Brimming with wisdom, rich in meaningful insights, A Remarkable Kindness is a moving testament to women’s friendship, illuminating a mostly unknown ritual that underscores what it means to truly be alive.” (From the TLC website)

What I enjoyed when reading this story was the constant loss and the women’s reaction to each loss.  Loss of a favorite city and an expectation, loss of a partner, loss because of war, loss because of change or choices, and loss because of old age and life’s patterns.  I enjoyed reading about loss because we ignore it in our culture and it is a big part of living, that often defines our lives – first we acquire and then we let go.  The four women friends were connected because they all moved from the USA to Israel and they were all active in their Jewish Faith, although that was verbally downplayed in the story, they were all programed to rely on their faith and the rules of their lives and living.  The story very much paralleled the author’s own life and story.

The descriptions of another country and the Jewish traditions were very nice and opened my perspective on the friendship shared by these women and their families.  It was not just foxhole faith, but rather served them well as they interacted and took care of their children, husbands, and homes.

The writing was often simplistic and although the author was writing about what she knew from her own story, it left me wanting for some more meaning and character interpretations of the war and the politics; not just a study of loss.   I think 4 American women would have had a lot more to say about the politics on the ground and not been so dependent on husbands and fathers in their new country.  There was not a lot of depth to the characters and just one perspective.  Lots of sobbing and crying and very little wisdom or deeper thinking was involved.   I read the book in very short order, and I do not think I am inclined to re-read it; I very often want to read more about women’s friendships but once was enough for A REMARKABLE KINDNESS.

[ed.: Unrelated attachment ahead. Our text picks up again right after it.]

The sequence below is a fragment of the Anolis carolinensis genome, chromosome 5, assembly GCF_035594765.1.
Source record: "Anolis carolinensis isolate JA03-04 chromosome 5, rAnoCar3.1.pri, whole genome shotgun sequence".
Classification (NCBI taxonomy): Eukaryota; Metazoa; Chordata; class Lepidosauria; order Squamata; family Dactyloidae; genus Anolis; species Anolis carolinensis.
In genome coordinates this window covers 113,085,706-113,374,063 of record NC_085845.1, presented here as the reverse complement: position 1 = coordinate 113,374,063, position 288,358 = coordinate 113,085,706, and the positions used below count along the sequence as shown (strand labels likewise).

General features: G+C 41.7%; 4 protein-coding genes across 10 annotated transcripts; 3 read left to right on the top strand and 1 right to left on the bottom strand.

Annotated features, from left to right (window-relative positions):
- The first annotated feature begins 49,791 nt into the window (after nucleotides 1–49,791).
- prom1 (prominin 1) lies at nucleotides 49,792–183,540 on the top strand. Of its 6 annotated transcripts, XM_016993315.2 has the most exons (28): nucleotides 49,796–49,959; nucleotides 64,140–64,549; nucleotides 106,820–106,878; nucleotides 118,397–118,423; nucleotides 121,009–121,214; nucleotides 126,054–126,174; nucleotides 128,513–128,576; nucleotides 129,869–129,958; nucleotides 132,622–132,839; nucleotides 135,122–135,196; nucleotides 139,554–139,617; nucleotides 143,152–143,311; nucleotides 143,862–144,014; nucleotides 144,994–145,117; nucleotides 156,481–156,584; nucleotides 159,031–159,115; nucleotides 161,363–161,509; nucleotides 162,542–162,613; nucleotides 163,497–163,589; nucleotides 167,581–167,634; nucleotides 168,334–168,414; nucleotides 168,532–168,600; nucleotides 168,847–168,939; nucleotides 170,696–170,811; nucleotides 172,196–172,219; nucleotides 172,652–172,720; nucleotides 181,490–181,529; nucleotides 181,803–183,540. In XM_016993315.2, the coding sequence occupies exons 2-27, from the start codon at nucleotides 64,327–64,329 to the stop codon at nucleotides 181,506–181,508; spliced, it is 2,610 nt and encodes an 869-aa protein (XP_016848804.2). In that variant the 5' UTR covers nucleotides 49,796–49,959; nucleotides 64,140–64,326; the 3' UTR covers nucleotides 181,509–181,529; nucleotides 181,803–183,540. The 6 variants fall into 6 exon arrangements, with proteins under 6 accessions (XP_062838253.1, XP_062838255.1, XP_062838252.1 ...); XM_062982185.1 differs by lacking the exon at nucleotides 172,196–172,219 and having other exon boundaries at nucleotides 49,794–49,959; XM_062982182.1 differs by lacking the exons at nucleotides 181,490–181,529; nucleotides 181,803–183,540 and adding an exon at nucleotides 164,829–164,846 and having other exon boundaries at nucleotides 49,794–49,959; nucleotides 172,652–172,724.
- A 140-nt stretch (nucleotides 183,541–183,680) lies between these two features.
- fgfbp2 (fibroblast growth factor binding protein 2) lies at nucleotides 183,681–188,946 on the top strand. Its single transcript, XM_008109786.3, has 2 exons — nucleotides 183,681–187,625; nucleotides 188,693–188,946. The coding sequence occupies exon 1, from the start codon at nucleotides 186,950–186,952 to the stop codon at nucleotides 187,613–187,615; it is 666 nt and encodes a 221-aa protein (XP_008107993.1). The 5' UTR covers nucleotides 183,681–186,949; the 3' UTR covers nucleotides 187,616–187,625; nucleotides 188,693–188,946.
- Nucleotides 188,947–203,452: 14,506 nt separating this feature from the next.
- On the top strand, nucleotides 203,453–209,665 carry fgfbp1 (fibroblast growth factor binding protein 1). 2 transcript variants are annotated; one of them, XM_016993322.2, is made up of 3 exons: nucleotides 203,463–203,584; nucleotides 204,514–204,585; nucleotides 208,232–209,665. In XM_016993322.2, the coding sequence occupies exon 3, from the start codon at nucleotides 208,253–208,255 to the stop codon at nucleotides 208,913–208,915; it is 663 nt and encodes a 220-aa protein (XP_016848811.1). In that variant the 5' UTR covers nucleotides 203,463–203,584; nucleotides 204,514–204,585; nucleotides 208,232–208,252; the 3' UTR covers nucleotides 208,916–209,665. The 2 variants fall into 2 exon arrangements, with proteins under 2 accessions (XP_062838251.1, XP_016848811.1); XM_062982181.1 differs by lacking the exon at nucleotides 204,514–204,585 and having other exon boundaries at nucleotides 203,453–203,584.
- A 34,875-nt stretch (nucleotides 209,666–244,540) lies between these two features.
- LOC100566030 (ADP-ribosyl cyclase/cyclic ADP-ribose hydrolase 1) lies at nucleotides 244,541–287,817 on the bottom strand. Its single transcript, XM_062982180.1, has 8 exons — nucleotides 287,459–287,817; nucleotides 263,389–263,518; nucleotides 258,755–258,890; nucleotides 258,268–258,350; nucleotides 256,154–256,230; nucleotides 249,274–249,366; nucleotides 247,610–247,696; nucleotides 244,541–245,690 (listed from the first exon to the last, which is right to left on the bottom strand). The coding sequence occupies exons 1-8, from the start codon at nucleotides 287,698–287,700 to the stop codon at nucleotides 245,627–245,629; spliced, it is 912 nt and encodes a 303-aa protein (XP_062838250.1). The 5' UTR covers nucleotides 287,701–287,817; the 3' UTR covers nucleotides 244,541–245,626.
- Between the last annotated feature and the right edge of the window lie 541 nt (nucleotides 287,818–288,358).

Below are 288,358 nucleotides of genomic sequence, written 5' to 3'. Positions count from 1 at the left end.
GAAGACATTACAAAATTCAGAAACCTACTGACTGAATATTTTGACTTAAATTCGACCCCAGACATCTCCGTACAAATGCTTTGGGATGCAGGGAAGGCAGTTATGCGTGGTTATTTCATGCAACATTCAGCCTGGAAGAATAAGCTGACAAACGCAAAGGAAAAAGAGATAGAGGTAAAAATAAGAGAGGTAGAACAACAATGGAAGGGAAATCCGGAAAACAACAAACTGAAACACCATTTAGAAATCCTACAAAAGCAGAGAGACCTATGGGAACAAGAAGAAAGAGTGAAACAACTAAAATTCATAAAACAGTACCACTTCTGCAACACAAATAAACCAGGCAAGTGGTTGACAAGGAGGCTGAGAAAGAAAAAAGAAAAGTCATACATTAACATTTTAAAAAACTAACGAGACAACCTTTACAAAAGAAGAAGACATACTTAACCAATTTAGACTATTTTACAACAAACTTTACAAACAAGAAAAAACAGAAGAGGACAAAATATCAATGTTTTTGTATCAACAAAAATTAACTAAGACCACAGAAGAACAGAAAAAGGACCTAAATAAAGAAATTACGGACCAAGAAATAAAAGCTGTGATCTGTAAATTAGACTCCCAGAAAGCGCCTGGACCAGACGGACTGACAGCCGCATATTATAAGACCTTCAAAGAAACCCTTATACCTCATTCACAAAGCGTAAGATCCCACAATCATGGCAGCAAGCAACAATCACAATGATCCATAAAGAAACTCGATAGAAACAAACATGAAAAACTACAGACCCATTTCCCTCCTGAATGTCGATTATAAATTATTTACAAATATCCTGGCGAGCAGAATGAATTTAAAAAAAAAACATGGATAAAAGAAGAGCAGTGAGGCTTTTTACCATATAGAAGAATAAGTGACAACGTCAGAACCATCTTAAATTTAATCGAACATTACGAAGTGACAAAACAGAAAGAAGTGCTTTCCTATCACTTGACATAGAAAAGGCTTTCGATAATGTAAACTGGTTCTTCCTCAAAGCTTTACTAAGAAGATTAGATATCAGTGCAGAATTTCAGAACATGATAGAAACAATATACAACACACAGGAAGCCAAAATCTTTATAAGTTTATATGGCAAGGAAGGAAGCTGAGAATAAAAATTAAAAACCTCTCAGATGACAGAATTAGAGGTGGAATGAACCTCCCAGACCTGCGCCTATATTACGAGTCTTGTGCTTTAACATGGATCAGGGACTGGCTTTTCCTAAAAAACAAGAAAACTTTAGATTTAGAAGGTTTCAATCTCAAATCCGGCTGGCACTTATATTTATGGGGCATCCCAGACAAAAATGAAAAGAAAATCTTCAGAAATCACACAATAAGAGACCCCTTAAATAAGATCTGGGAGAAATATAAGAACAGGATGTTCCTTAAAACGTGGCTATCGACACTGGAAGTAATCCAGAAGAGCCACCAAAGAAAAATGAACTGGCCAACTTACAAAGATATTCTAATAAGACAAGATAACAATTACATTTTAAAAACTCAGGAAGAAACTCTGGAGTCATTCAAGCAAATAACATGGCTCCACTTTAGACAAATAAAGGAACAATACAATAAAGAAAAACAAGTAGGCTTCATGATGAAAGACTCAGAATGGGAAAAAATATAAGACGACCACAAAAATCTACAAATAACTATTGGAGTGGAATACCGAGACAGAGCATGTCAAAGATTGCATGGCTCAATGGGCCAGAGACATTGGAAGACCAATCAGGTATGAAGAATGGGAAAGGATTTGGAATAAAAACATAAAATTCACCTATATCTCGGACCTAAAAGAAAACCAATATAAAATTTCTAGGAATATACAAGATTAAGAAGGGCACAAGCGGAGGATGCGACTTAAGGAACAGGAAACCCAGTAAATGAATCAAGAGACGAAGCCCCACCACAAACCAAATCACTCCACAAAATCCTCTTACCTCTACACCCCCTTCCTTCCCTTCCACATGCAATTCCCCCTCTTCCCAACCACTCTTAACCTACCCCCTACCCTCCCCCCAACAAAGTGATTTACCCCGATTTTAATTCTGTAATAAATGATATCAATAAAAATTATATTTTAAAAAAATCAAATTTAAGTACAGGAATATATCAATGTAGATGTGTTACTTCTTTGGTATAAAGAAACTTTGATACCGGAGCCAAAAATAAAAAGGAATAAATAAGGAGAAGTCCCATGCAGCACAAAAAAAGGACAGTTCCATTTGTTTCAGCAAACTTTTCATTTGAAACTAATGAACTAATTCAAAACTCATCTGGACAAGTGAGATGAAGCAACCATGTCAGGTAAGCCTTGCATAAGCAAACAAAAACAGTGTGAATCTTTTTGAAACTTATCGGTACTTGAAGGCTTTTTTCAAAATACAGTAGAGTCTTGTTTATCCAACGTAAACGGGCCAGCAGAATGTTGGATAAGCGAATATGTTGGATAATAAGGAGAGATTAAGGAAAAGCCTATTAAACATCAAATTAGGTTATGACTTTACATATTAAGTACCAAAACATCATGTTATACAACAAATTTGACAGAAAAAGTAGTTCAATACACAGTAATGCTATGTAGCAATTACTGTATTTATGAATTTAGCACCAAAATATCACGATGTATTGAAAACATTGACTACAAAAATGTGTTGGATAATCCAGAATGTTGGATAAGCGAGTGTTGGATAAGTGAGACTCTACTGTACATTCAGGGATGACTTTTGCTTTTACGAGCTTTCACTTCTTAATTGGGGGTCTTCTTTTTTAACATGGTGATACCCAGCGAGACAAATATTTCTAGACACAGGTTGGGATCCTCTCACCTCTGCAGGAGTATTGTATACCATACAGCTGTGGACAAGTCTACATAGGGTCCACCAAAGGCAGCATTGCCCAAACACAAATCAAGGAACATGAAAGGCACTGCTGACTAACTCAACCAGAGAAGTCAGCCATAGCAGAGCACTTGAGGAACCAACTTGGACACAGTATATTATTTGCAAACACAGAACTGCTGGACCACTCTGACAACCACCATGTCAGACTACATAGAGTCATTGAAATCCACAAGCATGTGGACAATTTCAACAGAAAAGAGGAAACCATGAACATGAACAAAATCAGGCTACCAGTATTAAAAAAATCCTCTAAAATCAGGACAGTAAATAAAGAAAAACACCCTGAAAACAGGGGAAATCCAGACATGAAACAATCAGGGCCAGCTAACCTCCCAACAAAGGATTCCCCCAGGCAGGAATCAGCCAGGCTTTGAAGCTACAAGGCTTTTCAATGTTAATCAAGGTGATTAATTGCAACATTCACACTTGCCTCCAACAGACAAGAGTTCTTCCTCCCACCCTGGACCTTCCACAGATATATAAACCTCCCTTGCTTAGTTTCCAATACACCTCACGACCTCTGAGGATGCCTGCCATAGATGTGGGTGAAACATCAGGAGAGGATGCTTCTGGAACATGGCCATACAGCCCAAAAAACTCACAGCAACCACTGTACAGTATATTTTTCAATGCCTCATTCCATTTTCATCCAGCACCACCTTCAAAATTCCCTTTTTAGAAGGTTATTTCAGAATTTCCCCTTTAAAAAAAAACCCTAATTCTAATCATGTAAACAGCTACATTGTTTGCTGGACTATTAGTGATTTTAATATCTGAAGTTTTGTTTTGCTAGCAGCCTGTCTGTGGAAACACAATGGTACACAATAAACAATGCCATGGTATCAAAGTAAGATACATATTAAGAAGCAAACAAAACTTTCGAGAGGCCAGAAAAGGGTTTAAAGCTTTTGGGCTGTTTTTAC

About Diana Bletter  (From TLC website)

“Diana Bletter is a writer whose work has appeared in a wide variety of publications, including The New York Times, The Wall Street Journal, and Commentary. Her first book, The Invisible Thread: A Portrait of Jewish American Women, with photographs by Lori Grinker, was shortlisted for a National Jewish Book Award. In 1991, she moved from New York to a seaside village in northern Israel where she lives with her husband and children, and volunteers in a burial circle.”

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RYDER: An Ayesha Ryder Novel ~Nick Pengelley

Wednesday, October 1st, 2014

“The conference, timed to coincide with the summit meeting between the Israeli and Palestinian leaders – to be held at the Tower of London for security reasons – was already fully booked.  The attention of the whole world would be on the summit, and on everything to do with the talks in which so much hope was invested.  It would not have mattered what they called her paper.” (Location 77% on my Kindle – uncorrected, unproofed copy )


TLC Book Tours  sent me an uncorrected and unproofed copy of this book for review.   It was released on Amazon on September 30th of this year. A very good read for those who enjoy political suspense.  I will read and review book two in this series in 2015.

RYDER reminds me of THE Da Vinci Code novel with a bigger area of history included, such as the Arc of the Covenant search in the story.

RYDER is quite the read and if you enjoy history lessons with contemporary outcomes this will prove to be one of the best reads you will encounter.  Ayesha Ryder was a Palestinian terrorist when she was 16 and currently she lives in London working at the War History Museum and has her doctorate in Middle Eastern Studies.   She is preparing a speech to give at the Israeli- Palestine Peace Summit in a few days to be held at the Tower of London, when she hears that a very important figure in her life has been tortured and murdered.   He has left clues as to what the murderers hoped to attain and he is an expert on Laurence of Arabia; his life story and spying adventures.  The twists and turns through 1935 to present fictional days and pursuits are an amazing journey and a huge history lesson.  The writing is excellent, tense and not sloppy or over the top localizing.

What if in 1935 Israel and Palestine were made into just one country – Holy Land- and if Laurence’ Peace Treaty had been signed and ratified by Parliament?  It is assumed that there would not be as much conflict and war over all this time, rather a peaceful country.